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krakenstudio Nikiski, AK
Posts: 3

Sorry for the super beginner question, I'm brand new to bear making and really excited to buy a pattern and try out my first teddy! I've sewn a few plush toys before, mainly for my daughter and I primarily have used Shannon Minky for the material as it is very soft and fray resistant however it is an incredibly stretchy fabric and I don't think it would be suitable for bears due to it's very stretchy characteristics and generally short nap in my local store (around 3mm pile).

What I'm trying to say is I'm wondering about the stretch and backing of Mohair.

It is very expensive and living in Alaska the shipping is usually astronomical when I order fabric. I'd like to try my first bear or two in a locally available faux fur until the idea of trimming and jointing is less terrifying but I'd also like the pattern I buy to be successful, so what should I look for stretch wise or weightwise in my fabric? And/or what adjustments would you or do you make to a pattern designed for mohair when you substitute faux fur? I could use trial and error but I'm such a perfectionist the idea seems scary lol

thank you

SueAnn Past Time Bears
Flower Mound, Texas
Posts: 20,357

SueAnn Help Advisor, Banner Sponsor

Hi, Kraken, and welcome to Teddy Talk!  When I started making bears, I used fake fur.  If the backing stretched at all, I would use iron-on facing material before cutting out the pattern.  When I finally got up the nerve to use mohair, it was a very pleasant surprise.  Mohair backing does not stretch at all and it's much easier to sew than fake fur.  I didn't make any adjustments to my patterns whether using mohair or another fabric . . . just make sure your fake fur isn't really thick.  Good luck with your bear creating!

krakenstudio Nikiski, AK
Posts: 3

Thank you, I love how amazingly helpful this site is for a new crafter! And thank you for your prompt reply thats exactly what I needed to know bear_original

dangerbears Dangerbears
Wisconsin
Posts: 6,013
Website

Welcome, Kraken! Sue Ann did give you great advice. Like her, I find it much easier to work with mohair, and it's durable, wonderful, natural fabric with a lot of interesting variations (though not the ultra softness of a faux fur).
I just want to ask about shipping to Alaska by USPS. Their postage calculator makes the cost look comparable to sending most anywhere in the US. Does it cost more in actuality?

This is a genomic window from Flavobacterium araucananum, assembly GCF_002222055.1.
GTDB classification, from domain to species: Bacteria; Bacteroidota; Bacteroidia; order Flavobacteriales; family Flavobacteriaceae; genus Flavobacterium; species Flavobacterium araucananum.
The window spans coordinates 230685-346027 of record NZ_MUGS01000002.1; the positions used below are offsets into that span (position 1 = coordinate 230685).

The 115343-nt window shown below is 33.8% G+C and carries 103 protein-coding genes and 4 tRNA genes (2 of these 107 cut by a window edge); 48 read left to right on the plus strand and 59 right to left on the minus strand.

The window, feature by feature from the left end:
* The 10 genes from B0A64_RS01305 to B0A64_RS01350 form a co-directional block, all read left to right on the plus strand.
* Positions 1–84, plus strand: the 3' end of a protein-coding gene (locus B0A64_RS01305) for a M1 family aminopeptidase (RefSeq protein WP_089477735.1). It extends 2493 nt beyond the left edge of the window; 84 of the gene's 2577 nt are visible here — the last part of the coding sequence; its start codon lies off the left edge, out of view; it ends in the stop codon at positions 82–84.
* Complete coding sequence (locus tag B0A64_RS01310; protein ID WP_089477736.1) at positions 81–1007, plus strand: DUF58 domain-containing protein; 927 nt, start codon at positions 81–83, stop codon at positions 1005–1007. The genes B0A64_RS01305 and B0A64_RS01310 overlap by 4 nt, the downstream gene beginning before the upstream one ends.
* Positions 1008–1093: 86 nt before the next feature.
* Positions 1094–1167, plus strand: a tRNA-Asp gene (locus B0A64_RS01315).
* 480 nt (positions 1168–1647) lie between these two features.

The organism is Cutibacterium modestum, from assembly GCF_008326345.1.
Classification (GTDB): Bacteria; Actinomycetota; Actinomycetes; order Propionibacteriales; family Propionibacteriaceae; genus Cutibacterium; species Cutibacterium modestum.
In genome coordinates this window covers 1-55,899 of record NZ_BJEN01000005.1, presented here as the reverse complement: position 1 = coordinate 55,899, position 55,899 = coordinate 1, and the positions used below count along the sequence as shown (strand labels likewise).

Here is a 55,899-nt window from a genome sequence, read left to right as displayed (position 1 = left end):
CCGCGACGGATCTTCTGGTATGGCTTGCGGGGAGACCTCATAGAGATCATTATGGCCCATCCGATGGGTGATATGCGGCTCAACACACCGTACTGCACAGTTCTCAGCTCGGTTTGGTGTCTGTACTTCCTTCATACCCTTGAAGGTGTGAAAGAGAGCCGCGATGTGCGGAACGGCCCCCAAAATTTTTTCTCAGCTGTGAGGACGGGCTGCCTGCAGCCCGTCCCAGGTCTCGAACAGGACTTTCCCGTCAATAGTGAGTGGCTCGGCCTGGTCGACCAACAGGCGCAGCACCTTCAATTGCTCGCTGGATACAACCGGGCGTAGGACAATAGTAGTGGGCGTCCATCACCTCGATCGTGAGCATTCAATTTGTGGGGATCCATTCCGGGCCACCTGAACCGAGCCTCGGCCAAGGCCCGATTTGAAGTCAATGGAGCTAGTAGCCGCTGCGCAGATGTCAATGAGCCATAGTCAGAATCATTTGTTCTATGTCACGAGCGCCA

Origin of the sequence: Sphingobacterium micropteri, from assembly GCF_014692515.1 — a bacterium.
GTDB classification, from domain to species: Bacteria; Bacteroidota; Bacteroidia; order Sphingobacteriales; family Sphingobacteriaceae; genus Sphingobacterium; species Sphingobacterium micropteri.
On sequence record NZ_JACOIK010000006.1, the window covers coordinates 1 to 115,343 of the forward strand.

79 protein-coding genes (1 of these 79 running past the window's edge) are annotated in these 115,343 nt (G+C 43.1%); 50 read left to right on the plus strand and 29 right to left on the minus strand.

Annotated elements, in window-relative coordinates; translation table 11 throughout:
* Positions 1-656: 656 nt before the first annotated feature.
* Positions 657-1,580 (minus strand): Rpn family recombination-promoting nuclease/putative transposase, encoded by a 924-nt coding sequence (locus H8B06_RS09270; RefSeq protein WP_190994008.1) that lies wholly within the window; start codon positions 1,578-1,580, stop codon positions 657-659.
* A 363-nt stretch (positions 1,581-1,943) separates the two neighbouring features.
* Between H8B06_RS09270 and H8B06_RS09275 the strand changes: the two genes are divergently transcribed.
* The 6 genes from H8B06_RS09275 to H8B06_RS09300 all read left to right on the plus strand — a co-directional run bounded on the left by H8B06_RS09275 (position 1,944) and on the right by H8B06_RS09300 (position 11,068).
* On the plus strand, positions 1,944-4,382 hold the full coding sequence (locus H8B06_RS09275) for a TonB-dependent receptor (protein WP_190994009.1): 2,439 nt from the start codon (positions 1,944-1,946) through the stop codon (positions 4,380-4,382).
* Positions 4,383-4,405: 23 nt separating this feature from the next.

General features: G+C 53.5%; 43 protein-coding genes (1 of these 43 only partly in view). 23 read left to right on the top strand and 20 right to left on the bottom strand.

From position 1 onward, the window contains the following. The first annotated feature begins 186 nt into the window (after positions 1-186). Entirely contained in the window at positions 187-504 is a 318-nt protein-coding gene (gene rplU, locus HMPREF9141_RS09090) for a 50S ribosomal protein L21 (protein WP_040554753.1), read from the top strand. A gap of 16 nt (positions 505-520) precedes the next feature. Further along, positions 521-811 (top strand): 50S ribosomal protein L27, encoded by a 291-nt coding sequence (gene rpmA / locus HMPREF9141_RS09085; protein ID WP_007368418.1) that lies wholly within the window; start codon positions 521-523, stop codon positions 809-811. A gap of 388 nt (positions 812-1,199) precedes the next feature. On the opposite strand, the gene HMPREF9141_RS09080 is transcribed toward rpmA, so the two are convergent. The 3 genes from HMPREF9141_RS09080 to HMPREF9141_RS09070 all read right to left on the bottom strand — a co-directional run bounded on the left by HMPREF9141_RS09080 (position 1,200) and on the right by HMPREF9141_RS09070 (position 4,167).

Becky

krakenstudio Nikiski, AK
Posts: 3

Thank you Becky!
I am eager to get my hands on some mohair in the (hopefully) not too distant future as I've only heard how great it is to work with and I am very interested in the behavior of the natural fiber, I've never worked in that sort of medium before.

As for shipping via USPS it's actually very comparable... But only when shipped priority at their higher rates. Otherwise the wait can be nine weeks or more and the rates do increase fairly substantially. I haven't placed an order with intercal yet, but I find many suppliers still tend to use UPS or other such carriers and those rates tend to wind up higher than the cost of the purchase. Recently tried to have some keepsakes mailed from northern California (model car instructions from my husbands late grandfather) only to be told the shipping cost of one 3lbs box would be over 100 dollars through ups bear_ermm

dangerbears Dangerbears
Wisconsin
Posts: 6,013
Website

That's a shame - either pay for Priority, or wait ages for first class. I didn't know this about Alaska. (I guess the model car instructions stayed where they were... Wow.)

If you are thinking about the Intercal fabrics, I'd say to contact Johnna and ask her about shipping options. She has always been helpful to me when I've gotten in touch.

Becky

istarith Sarah Wright FineArt
Pacific Northwest
Posts: 2
Website

Hi Kraken! I just made a bear of cheaper faux-fur from my local craft store, and it does have a semi-stretch. It didn't worry me; I just made sure to cut the whole pattern all over again in a medium weight muslin and back all the fabric pieces while sewing. It means sewing through 4 pieces of fabric instead of 2, and it means sewing much more carefully, but you can use any kind of faux-fur that way! I can't wait to switch to mohair, but maaaaaaan I can't afford the price tag either! Maybe one day soon! Hope that helps!

cherylsbears cherylsbears
Michigan
Posts: 20

Welcome to the world of bear making Kraken!  I have looked on eBay for mohair also, sometimes you can find some fantastic deals there on mohair.  I have been making bears now for 16 years and just bought my 1st really expensive $100 for a 1/2 yard of mohair.  I could not find any curly dense white mohair on eBay so I went to Edinburg Imports they deal in Steiff Schulte mohair.  I am making Christmas bears, yes, a very late start.  I had to wait for the mohair to arrive.  However, I let my customers know and all is fine.  I am getting ready to draw the patterns onto the mohair today. Try eBay and Etsy both have great prices from bearmakers selling their stash of mohair.  Just a thought, that's where I go first for the deals.  It helps the fellow bear maker and me too.

Christmas 2015

creationsbyjdb Orlando FL
Posts: 4

Hi everyone!  I am using mohair for the first time and came across a PETA article about the treatment of the goats we get mohair from.  Should I be concerned?

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